Larry  shook his head. His father had grown up on a farm in the middle of  Kansas, safe from all the violence of first, the Race Riots caused by  the rise of Oriental and Hispanic populations producing an abundance of  willing low wage workers. The educated working class had rebelled,  rioting in the streets and burning government buildings, which had been  quelled by force and unfulfilled promises.

The  outcome later spawned the Class Wars because the privileged wealthy had  no intention of giving up what they thought they were ‘entitled’ to.  Companies had continued to produce only low wage, dead end jobs.  Resentful workers had again rioted, storming mansions and killing entire  families.

It  had taken the election of President Malcolm Smith, a strong, principled  Christian leader to stop the violence. Instead of calling out the  National Guard, he had forced through legislation, with much opposition  from Congress, forcing employers to adhere to what they considered  ‘archaic’ ideas on how to treat workers. The result had been a sudden  booming economy and happy, productive workers.

Smith  had been called both a visionary and a nut case, yet none could argue  with the outcome. He’d been the first of many Christian leaders, pulling  the country back to the foundation on which it had been founded and  dedicated.

After  Smith’s re-election, Lige Henry had moved his family from the farming  community in Kansas to Colorado Springs. Larry’s life had been made  easier by what had happened in DC and he was very grateful to their  leaders.

What threatened everything which had been accomplished were the quakes creeping farther

and  farther south and the impending blast from the Yellowstone super  volcano. Estimations from the nation’s scientists kept changing, but all  agreed it could be within just a few years.

And that made Larry wonder how much his sister really knew about the threat hanging over them all.

“I’m going to go lie down,” Susanna announced, pushing back her chair and getting up.

“I  put you in your old bedroom,” their mother told her. A smile touched  the older woman’s lips and for just a second, Larry got the image of  what Susanna might look like at the same age, with white hair and laugh  wrinkles around her mouth and eyes.

“Thanks, Mom,” she said. Larry knew Susanna had arrived very early from her latest assignment and probably hadn’t had any sleep.

“Has been a long day,” Larry agreed, gathering up his dishes and grabbing his sister’s as well.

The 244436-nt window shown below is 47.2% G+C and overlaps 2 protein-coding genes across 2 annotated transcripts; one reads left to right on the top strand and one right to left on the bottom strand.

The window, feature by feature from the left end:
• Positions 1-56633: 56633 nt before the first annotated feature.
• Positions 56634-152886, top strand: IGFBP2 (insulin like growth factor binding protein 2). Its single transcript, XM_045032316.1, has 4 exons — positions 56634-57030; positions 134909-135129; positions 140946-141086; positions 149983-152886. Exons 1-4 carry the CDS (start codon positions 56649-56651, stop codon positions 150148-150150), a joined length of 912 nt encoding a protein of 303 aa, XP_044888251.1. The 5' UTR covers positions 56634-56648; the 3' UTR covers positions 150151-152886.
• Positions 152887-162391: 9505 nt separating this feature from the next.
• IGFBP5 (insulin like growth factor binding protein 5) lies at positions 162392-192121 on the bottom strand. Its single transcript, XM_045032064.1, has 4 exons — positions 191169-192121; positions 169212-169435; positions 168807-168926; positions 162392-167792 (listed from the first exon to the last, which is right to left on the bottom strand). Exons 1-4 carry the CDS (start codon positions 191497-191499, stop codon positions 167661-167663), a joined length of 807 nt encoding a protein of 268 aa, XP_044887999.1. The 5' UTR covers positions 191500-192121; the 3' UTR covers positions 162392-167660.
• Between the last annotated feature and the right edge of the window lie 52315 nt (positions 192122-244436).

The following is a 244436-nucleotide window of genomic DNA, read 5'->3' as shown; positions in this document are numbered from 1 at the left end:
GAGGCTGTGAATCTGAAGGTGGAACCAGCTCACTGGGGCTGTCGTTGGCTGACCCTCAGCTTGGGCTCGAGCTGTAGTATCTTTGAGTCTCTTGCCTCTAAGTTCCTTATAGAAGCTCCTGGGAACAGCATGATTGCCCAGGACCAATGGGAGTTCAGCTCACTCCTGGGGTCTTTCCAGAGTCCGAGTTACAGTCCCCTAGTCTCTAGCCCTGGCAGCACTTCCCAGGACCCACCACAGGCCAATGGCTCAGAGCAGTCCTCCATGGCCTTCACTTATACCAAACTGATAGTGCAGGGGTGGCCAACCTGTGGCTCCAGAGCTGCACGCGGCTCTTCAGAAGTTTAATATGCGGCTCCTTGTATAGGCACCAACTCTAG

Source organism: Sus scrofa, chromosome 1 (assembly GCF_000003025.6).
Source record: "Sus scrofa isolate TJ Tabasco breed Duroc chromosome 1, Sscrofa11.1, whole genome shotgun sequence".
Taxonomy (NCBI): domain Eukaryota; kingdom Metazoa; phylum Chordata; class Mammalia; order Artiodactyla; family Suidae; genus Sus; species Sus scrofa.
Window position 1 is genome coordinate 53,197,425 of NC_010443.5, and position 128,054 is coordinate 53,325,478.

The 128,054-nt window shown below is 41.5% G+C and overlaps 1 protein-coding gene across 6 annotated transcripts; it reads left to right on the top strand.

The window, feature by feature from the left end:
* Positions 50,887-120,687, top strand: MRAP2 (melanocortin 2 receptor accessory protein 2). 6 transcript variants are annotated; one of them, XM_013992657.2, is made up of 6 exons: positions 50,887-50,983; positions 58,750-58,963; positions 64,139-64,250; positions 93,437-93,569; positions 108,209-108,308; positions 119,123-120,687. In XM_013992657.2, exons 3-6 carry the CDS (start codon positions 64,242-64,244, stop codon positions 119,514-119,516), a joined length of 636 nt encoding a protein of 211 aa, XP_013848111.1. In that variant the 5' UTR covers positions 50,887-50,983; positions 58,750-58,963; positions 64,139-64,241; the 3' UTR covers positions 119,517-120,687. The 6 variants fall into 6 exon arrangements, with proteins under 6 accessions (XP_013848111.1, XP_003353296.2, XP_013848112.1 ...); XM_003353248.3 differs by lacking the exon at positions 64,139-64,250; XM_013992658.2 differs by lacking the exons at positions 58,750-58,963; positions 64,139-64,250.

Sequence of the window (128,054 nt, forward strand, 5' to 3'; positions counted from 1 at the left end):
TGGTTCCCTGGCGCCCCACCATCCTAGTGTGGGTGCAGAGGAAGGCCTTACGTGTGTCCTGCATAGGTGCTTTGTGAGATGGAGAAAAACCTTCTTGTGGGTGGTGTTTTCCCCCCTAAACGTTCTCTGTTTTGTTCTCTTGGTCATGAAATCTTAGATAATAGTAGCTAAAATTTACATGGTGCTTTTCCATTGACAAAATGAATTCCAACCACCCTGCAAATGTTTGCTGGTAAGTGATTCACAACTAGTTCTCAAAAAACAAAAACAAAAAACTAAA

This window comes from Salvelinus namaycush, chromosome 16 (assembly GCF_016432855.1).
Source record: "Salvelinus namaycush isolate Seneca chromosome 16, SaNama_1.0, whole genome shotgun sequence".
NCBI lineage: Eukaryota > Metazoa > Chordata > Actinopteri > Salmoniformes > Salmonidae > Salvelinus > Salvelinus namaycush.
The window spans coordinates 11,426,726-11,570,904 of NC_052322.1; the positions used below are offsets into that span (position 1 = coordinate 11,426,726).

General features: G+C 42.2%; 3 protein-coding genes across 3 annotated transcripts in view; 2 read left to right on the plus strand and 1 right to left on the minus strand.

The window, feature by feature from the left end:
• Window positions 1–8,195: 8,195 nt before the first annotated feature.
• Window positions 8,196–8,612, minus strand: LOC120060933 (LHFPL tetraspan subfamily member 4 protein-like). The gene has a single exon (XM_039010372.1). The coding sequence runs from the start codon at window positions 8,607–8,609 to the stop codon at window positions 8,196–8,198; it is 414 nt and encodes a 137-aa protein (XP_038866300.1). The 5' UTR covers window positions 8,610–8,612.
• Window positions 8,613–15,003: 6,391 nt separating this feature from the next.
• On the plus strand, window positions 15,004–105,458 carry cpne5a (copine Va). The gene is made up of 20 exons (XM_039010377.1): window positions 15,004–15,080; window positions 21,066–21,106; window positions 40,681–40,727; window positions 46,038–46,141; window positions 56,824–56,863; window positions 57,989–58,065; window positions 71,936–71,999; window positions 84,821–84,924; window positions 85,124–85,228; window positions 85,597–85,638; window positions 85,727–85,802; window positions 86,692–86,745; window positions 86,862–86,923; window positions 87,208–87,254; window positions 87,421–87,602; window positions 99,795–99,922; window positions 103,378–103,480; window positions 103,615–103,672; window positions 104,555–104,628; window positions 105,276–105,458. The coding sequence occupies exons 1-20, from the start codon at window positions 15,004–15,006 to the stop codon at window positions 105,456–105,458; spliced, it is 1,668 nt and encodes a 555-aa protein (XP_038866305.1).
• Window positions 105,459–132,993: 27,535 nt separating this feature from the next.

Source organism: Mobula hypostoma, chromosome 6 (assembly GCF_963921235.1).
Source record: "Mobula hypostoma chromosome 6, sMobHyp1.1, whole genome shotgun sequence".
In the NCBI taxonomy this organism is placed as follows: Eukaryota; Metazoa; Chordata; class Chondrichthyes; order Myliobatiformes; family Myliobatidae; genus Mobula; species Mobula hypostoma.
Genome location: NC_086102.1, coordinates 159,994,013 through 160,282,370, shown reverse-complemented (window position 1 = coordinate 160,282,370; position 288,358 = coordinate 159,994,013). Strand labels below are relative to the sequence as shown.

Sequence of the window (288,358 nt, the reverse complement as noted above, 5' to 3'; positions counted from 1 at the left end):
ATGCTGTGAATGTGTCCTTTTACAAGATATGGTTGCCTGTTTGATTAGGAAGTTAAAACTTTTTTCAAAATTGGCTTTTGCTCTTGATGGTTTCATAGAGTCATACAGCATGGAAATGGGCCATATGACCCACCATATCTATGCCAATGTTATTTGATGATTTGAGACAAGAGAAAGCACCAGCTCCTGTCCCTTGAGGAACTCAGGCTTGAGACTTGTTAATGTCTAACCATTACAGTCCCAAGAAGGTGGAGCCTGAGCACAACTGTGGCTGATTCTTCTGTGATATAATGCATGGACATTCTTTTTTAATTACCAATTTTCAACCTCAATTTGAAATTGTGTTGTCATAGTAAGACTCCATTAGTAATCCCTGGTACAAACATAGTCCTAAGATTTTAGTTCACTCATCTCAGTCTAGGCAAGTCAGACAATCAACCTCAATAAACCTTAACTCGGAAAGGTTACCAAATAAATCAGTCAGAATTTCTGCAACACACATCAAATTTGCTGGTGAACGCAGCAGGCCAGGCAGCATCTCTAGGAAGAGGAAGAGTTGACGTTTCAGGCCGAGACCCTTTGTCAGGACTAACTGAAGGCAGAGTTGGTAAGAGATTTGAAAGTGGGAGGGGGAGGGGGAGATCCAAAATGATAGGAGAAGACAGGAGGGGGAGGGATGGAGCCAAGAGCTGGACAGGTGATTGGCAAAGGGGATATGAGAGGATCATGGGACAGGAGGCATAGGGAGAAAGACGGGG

“Learned some things in the military, have ya?” Jeanine teased.

He  grimaced remembering his younger days when he’d left all the ‘household  duties’ to the women of the family. “Could say that,” he mumbled, going  back into the kitchen. He set the dishes in the washer, making a mental  note to help his father repaint the room over the weekend, and ambled  upstairs to change out of his uniform. Meticulously he put them back on  the hanger reminding himself to retrieve the jacket downstairs. Grabbing  sweats he threw them on and tucked his feet into an old pair of  slippers his mother kept trying to find and throw out.

“You decent?” Susanna called as she knocked.

“Thought you were going to lie down?” He opened the door and leaned on the jamb.

“I  am.” Nervously she bit her lip. “I have a question for you.” He nodded  for her continue. She took a deep breath. “You have security clearance  right?”

“Mid-level.” He wondered why she was asking. “Have to, in order to prepare meals for the brass. That your question?”

His  sister gave him a half smile. “No. What I’d like to know,” she paused.  “If you had your choice of assignments, where would it be?”

“Susanna, I’m lucky to have what I do. Puts me close to my family and my church.”

“That wasn’t my question.”

“Why ask?”

“I’ve got my reasons.”

“I’m perfectly happy with how things worked out.”

Her golden brown eyes met his dirt tinged ones. “But if it were possible?”

“God  made the decision for me.” He’d asked for what he’d really wanted and  had been assigned to Cheyenne Mountain instead. Larry had been  disappointed at first, yet after being there for awhile and being close  to his folks and younger sister, he’d decided God knew best.

“Sometimes, and you taught me this, God makes us wait for what we want.”

“I’m fine with how things worked out.” He leaned over and kissed Susanna’s forehead. “Go lie down, sis. You’ve had a long day.”

She  nodded, giving him a curious look before ducking into her old room. He  shook his head wondering what she had been talking about. No doubt it  had to do with whatever her new offer was, or maybe not. Susanna did at  times go off on tangents that were hard to follow—came with the  territory of her high IQ.

He  closed his bedroom door and grabbed his Bible. The storm rattled  overhead and he could hear the rain plopping against his bedroom window.  Larry dropped down on his bed and opened to Psalms. He couldn’t  concentrate on the words. The day’s funeral played through his mind and  although he hadn’t known Gary well, he mourned for his sister’s loss.

Dear Father, why?

bottom of page